Tidal Fugue, 2018, Linocut on eco-printed paper, unique state, 60 x 90cm.

I launched the project in June 2017 and so far there have been 15 exhibitions in NSW, Victoria, Tasmania, Queensland and South Australia. Another 13 or so are already planned reaching into 2021, including major exhibitions which will include the Overwintering Project Print Portfolio (this consists of prints donated by artists in response to open calls) at Charles Darwin Uni in the NT, Mandurah PAC in WA, Coffs Harbour Regional Art Gallery in NSW, the Mornington Peninsula Regional Gallery in Victoria and the Burnie Regional Art gallery in Tasmania. Over 150 artists have joined the project, both by contributing works to the Print Portfolio or by holding their own local exhibitions. We have so far raised $10,000 for BirdLlife Australia’s migratory shorebird research programs from the sale of prints!

How can others become involved in this project?

Artists who work in print media can send me prints to join the project’s core (the bit I am in change of: two of the same print, 28 x 28 cm, one to exhibit and one to sell – but please email me first for details) – the Overwintering Project Print Portfolio, but anyone anywhere working in any medium can hold their own Overwintering Project exhibition independently as long as the project’s aims and parameters are adhered to. Just email me and we can go from there! I can help you find your local migratory shorebird habitat and local shorebird experts, and will help publicise your event or exhibition through the project website, newsletter and social media. There are also ways for schools and community groups to get involved.

Altona Stint, 2019, Linocut on eco-printed paper, unique state, 28 x 28cm.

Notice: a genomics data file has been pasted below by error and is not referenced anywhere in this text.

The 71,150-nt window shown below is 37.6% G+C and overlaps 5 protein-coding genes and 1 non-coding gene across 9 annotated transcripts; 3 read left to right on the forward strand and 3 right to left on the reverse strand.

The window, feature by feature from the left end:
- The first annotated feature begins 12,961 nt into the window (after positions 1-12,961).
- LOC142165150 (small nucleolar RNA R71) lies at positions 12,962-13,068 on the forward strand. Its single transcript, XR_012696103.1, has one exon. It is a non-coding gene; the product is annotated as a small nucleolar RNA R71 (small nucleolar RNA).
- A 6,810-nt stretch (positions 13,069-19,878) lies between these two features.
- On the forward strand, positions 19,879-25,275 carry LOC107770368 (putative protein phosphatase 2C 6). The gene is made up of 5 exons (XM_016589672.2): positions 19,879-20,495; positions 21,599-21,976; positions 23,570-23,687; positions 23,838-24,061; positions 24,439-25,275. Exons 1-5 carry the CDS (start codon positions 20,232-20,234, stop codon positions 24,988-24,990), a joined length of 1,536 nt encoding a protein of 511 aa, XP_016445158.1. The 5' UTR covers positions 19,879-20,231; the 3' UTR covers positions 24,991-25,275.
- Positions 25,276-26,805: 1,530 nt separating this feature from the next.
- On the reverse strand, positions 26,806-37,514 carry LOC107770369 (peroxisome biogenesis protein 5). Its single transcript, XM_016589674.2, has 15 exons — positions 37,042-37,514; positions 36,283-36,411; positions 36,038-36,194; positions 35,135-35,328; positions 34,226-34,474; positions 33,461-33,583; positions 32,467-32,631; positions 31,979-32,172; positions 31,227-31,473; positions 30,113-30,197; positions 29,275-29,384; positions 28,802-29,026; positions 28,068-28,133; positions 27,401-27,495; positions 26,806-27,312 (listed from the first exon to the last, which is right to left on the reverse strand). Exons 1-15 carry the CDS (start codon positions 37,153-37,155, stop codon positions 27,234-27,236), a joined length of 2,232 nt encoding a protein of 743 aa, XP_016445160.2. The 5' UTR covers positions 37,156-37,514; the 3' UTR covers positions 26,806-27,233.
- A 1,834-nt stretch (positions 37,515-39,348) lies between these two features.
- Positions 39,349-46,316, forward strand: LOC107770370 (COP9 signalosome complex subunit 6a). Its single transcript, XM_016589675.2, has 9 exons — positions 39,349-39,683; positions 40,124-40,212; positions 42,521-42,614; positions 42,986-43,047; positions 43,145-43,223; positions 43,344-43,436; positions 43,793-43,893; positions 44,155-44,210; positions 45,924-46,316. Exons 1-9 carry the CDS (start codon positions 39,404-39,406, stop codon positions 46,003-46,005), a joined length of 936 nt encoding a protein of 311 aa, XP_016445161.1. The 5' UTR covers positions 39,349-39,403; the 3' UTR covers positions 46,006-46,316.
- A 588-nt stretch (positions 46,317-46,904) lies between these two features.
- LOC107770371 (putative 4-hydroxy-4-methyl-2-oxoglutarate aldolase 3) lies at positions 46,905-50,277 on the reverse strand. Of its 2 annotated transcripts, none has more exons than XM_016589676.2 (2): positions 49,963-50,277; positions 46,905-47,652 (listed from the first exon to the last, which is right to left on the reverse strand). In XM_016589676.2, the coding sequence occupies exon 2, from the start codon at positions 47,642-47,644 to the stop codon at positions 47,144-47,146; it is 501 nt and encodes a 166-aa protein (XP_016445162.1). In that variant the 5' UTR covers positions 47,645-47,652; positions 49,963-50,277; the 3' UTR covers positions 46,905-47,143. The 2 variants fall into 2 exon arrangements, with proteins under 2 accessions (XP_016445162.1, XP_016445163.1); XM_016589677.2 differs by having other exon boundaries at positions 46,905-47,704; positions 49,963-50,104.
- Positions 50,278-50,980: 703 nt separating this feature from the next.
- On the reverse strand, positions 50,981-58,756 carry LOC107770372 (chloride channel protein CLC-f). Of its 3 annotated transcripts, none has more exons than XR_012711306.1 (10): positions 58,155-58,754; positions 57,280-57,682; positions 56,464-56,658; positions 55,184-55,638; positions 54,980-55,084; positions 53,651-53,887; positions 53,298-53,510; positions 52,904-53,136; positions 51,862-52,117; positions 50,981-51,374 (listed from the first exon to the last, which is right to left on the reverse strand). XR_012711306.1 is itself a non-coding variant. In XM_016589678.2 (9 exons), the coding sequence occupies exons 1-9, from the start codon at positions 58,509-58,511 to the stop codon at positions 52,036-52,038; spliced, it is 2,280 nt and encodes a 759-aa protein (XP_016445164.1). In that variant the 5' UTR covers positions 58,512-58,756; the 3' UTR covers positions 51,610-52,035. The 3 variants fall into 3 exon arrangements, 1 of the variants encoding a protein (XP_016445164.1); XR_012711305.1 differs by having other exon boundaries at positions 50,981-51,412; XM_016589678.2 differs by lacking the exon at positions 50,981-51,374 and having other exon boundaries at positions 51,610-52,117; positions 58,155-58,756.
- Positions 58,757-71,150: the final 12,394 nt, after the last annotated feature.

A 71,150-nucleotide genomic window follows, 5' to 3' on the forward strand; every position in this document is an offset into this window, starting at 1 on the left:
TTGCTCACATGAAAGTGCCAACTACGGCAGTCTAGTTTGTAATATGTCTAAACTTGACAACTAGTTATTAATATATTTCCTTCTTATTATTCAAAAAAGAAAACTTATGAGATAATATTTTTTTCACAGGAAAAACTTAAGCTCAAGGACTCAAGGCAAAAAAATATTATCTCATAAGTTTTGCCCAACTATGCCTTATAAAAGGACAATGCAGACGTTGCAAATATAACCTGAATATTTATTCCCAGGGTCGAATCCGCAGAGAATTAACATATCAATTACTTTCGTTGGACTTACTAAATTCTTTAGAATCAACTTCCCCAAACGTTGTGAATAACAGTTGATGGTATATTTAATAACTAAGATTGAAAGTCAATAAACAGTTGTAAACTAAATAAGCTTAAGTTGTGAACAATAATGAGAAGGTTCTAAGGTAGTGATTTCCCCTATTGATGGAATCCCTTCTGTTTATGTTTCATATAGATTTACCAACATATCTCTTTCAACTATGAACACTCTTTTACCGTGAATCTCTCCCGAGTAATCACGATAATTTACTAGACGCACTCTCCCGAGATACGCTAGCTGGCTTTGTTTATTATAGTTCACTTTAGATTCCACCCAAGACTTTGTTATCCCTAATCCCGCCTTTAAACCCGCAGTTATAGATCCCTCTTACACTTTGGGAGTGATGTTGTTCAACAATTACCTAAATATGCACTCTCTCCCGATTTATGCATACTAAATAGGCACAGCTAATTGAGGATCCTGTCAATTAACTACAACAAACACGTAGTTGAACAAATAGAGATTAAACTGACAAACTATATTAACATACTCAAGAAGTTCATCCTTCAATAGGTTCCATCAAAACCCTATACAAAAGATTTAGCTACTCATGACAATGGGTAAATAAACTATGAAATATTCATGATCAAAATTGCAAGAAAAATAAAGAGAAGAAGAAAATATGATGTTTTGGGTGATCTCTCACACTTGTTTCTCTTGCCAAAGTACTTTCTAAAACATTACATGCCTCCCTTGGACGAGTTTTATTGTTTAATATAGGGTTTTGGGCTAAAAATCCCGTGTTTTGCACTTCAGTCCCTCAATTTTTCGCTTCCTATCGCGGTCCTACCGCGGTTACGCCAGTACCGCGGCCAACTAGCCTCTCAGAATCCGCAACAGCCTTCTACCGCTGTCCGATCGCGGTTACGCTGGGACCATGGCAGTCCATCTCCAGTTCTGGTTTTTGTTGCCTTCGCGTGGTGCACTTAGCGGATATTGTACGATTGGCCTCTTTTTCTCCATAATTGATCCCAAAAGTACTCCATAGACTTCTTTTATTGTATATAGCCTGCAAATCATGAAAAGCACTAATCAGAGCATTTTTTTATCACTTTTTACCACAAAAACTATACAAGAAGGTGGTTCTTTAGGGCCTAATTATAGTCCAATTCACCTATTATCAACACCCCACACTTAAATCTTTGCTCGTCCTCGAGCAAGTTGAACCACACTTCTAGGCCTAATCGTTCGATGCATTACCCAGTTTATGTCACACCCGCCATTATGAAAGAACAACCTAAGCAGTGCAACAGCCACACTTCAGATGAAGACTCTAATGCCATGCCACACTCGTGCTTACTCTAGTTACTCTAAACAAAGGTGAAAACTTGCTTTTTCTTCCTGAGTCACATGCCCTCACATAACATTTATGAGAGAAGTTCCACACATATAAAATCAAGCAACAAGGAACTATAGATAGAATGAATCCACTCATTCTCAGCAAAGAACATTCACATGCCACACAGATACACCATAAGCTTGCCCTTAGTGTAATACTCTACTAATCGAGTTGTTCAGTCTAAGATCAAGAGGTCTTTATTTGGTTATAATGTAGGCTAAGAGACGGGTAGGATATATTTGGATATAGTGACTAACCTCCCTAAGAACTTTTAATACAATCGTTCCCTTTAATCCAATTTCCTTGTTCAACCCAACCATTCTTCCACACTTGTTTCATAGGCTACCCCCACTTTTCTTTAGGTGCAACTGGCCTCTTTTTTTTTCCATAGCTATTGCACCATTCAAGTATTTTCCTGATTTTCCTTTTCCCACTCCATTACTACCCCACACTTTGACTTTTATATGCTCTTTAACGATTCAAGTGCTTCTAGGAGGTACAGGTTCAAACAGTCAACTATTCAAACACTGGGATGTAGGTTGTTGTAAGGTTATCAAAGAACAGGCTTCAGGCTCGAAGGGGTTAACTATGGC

Comment on the quote, ‘ Knowledge bestows ownership: uniqueness bestows value.’

A few years ago I was invited to be in a print exchange about Portland, a small historic town on Victoria’s western coast. I’d spent a bit of time there for various reasons – travelling between there and Mount Gambier, which lies of the other side of the SA border. My research into both areas, and the Victorian Great Basalt Plain that stretches from the SA border to inner city Melbourne, made me realise that every place is environmentally unique. Not just remote, pristine places, but local urban areas have unique geologies and ecologies and associations of species. So when I was writing the Project Description for the Overwintering Project, which is designed to try and generate a genuine connection between artists and their local migratory shorebird habitat, I was thinking about what it is that makes us value a place. So I wrote this phrase to try and encapsulate what it is that makes us value and feel ownership (and therefore responsibility) for a place.

 ‘ Knowledge bestows ownership: uniqueness bestows value.’

Contact details:

Kte Gorringe-Smith


Deborah Blakeley, Melbourne, Australia

Interview by Deborah Blakeley, June 2019